Walt Disney Co./Everett Collection
If Wall Street traders had their very own magic genie lamp, they might wish for Walt Disney Co. /zigman2/quotes/203410047/composite DIS +0.72% to make more movies like “Aladdin.” That film comes in No. 1 in a MarketWatch ranking of the 38 animated movies produced by Walt Disney Animation Studios in the last 50 years.
The films were ranked based on how Disney stock performed relative to the S&P 500 /zigman2/quotes/210599714/realtime SPX +0.36% from the day before each film’s theatrical release to 7 days following the release. That ranking of share performance was then averaged against the film’s domestic gross box-office sales, adjusted for inflation, according to numbers provided by Box Office Mojo. Animated films from other studios such as Pixar Animation Studios, Tim Burton and DisneyToon Studios were not included in the ranking.
Disney stock rose nearly 4% more than the S&P following the release of “Aladdin” -- the 7th strongest performance for Disney shares among the 38 movies analyzed. It ranked No. 3 for box-office sales at $449.96 million, enough to lift its overall ranking to No. 1.
Movies, like the stock market, have a tendency to hold emotional ties over people, said comScore analyst Paul Dergarabedian. When a film is a hit (or a dud) at the box office, he said it makes sense that investors respond to that positive (or negative) word-of-mouth, potentially resulting in movement in the movie company’s stock.
In Disney’s case, Dergarabedian said, investors not only watch box-office performance, but also likely latch on to a film’s potential in other parts of the business, like consumer products and merchandising, media networks and theme parks.
“The stock market is so nebulous and obtuse that I’m not sure you can ascribe a one-to-one correlation” between box-office sales and stock performance, Dergarabedian said. “But what Disney has done shows they really understand all the different parts of their business and how to cross promote and build excitement.” And ultimately, he says, “That’s how you build a brand, that’s how you push up stock price, that’s how you build investor and consumer confidence,” he said.
Walt Disney Pictures/Everett Collection
“Pocahontas” makes a surprise arrival at No. 2 on our list, while the recently released “Zootopia” is already at No. 3, having earned a whopping $328.16 million in its two months in U.S. theaters. The film, about a spunky rookie bunny cop working to uncover a conspiracy among anthropomorphic animals, beat out 2013’s “Frozen” to post the best ever opening weekend box-office results for a Walt Disney Animation Studios film. “Frozen” came in No. 7 in MarketWatch’s ranking.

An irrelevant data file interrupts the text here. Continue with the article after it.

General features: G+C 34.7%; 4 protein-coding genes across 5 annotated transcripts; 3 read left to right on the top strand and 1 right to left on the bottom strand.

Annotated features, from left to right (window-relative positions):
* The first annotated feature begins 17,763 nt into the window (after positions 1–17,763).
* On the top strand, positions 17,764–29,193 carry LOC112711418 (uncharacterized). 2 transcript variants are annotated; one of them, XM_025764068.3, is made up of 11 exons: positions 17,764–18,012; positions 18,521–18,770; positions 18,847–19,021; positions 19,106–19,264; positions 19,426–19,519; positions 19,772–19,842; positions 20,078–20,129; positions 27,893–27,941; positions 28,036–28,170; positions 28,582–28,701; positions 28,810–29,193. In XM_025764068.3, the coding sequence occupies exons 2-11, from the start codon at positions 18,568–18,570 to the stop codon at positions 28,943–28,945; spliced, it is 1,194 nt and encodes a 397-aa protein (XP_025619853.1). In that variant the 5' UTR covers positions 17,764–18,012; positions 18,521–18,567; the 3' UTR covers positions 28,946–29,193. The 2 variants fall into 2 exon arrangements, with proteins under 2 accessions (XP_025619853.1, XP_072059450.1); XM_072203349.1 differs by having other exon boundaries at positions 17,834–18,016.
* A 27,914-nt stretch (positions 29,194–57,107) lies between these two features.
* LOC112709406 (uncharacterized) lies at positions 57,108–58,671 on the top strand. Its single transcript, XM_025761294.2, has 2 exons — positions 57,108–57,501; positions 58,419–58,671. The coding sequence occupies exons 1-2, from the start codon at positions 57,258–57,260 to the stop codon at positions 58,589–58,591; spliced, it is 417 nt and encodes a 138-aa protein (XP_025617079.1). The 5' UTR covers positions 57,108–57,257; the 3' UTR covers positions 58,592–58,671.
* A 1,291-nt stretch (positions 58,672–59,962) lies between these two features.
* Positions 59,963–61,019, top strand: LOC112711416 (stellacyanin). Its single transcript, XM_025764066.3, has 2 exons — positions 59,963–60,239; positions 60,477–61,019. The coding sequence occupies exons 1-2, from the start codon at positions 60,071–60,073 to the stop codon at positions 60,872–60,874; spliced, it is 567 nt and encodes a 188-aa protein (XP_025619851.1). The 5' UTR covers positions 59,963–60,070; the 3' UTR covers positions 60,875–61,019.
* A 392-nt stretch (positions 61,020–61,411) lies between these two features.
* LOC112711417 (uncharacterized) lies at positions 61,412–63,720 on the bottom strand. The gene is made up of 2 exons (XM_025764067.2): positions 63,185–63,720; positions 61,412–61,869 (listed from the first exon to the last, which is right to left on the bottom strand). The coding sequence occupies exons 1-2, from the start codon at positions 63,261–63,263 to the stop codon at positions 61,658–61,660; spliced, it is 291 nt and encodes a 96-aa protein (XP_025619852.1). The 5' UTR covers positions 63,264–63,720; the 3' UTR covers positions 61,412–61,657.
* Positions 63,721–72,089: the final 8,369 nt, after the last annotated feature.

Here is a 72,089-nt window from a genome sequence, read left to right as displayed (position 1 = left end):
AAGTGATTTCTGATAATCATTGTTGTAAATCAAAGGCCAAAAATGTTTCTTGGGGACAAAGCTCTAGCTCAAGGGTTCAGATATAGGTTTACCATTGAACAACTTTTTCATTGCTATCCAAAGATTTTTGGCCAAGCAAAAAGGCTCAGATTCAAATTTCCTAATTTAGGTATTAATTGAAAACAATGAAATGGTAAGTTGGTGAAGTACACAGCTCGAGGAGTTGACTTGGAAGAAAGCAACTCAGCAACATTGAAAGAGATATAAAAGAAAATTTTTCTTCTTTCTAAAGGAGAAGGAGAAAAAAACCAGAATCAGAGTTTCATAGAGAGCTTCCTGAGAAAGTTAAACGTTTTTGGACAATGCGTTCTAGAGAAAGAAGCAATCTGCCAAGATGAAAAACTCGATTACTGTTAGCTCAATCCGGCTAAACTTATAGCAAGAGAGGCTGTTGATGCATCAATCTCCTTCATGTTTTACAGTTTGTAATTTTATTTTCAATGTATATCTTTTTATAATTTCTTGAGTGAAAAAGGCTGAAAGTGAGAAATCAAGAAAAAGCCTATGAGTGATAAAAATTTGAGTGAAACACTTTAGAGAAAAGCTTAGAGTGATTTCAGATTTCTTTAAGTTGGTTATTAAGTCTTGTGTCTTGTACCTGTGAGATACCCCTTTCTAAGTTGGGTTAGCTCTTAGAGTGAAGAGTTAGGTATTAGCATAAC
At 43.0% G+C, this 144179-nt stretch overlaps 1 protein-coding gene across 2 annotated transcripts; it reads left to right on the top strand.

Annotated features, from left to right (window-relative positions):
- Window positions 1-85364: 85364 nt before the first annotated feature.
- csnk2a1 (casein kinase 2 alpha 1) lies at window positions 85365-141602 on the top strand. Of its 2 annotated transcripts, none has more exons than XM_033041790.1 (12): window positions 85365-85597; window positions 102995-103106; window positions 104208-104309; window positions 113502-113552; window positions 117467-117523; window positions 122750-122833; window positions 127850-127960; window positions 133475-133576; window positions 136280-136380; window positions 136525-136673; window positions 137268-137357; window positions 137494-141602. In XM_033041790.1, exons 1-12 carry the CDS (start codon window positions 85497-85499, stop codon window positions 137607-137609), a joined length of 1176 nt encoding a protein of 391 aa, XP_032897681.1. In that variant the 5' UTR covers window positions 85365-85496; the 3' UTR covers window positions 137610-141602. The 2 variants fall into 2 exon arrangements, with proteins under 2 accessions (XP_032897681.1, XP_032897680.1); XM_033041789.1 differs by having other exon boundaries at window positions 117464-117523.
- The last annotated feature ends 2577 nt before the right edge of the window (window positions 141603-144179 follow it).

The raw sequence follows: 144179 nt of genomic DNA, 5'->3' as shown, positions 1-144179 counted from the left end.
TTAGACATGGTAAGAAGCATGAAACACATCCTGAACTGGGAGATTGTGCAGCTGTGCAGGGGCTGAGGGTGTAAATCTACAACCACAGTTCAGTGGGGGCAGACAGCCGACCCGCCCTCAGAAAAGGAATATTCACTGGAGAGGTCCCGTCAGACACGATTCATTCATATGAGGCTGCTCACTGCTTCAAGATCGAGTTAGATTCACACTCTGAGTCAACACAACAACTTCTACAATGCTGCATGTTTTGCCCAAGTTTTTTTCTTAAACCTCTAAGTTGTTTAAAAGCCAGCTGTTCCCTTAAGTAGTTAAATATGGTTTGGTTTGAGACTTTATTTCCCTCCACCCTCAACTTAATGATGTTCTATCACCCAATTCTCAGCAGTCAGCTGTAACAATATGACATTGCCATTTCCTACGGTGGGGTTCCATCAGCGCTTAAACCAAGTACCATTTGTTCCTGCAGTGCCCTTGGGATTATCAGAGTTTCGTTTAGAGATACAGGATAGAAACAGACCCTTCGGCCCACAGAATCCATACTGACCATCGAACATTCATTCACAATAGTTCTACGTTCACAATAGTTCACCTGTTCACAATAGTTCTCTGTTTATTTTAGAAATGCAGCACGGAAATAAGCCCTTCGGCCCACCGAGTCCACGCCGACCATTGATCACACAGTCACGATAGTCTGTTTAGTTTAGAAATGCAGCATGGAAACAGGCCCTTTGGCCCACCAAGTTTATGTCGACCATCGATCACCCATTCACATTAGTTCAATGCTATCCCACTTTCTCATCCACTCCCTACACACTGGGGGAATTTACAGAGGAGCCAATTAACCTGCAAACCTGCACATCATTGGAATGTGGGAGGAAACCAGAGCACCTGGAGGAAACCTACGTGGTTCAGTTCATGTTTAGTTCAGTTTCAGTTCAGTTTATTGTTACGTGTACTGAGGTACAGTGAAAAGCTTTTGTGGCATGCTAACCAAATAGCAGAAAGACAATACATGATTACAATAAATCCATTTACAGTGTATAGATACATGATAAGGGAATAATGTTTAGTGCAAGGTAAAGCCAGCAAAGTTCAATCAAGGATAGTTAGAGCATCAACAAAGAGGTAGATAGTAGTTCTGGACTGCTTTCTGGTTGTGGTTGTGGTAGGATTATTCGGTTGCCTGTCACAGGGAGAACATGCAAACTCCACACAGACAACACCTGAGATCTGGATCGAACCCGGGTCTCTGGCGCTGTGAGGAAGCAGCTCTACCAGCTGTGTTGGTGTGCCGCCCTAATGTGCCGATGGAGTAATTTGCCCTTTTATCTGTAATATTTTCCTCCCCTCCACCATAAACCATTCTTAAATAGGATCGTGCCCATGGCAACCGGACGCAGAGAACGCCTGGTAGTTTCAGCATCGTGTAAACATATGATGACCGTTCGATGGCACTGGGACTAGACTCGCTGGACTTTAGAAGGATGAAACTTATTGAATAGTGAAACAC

“The animated movies are so high profile for Disney and a built-in part of the company’s DNA,” Dergarabedian said. “Now, they are creating modern-day classics kids will probably watch 20, 30 years from now. ‘Frozen’ is an absolute classic and so is ‘Zootopia’.”
“The Many Adventures of Winnie the Pooh” (1977) and “Robin Hood” (1973) — traditionally seen as Disney classics — weren't included in our final ranking because box-office data wasn't available.
Underperformance at the box office was generally followed by ambivalent or negative stock reaction: seven of the bottom 10 movies by box office also saw Disney shares underperforming or even with the S&P in the week following their releases.
At the bottom of our ranking was “Home on the Range,” a 2004 bomb about a trio of dairy cows that featured the voices of Roseanne Barr and Cuba Gooding, Jr. It cost an estimated $110 million to make, but netted only $52 million world-wide. It ranked 7th worst for domestic box-office revenue among the films. Disney shares underperformed the S&P by 2.82% in the week after its release.
©Walt Disney Co./Courtesy Everett Collection
Like “Home on the Range,” the lowly-ranked “Brother Bear” hit theaters in the early-2000s and fizzled at the box office. Some critics argued that audiences didn’t want hand-drawn films anymore, given the success of DreamWorks’s “Shrek” and Pixar’s “Finding Nemo” during the same period.
But Pixar co-founders John Lasseter and Ed Catmull, who have overseen Walt Disney Animation Studios since 2006 after Disney acquired Pixar, argued it wasn’t the style of animation that was the problem .
“What people don’t want to watch is a bad movie,” Lasseter said in 2009.
©Walt Disney Co./Courtesy Everett Collection
Disney returned to hand-drawn animation six years later with the 2009 release of “The Princess and the Frog,” which also came in fairly low on our ranking at No. 31 despite a strong opening weekend and good reviews. Since then, the studio has released several hits, including “Tangled,” “Wreck-It Ralph,” “Frozen” and “Zootopia.”
“Disney Animation really has come into its own again over the last few years. It’s no longer competing with Pixar,” Dergarabedian said. “Just look at the numbers for ‘Zootopia.’ You don’t get that at the box office without having a great movie.”
Investors would seem to agree.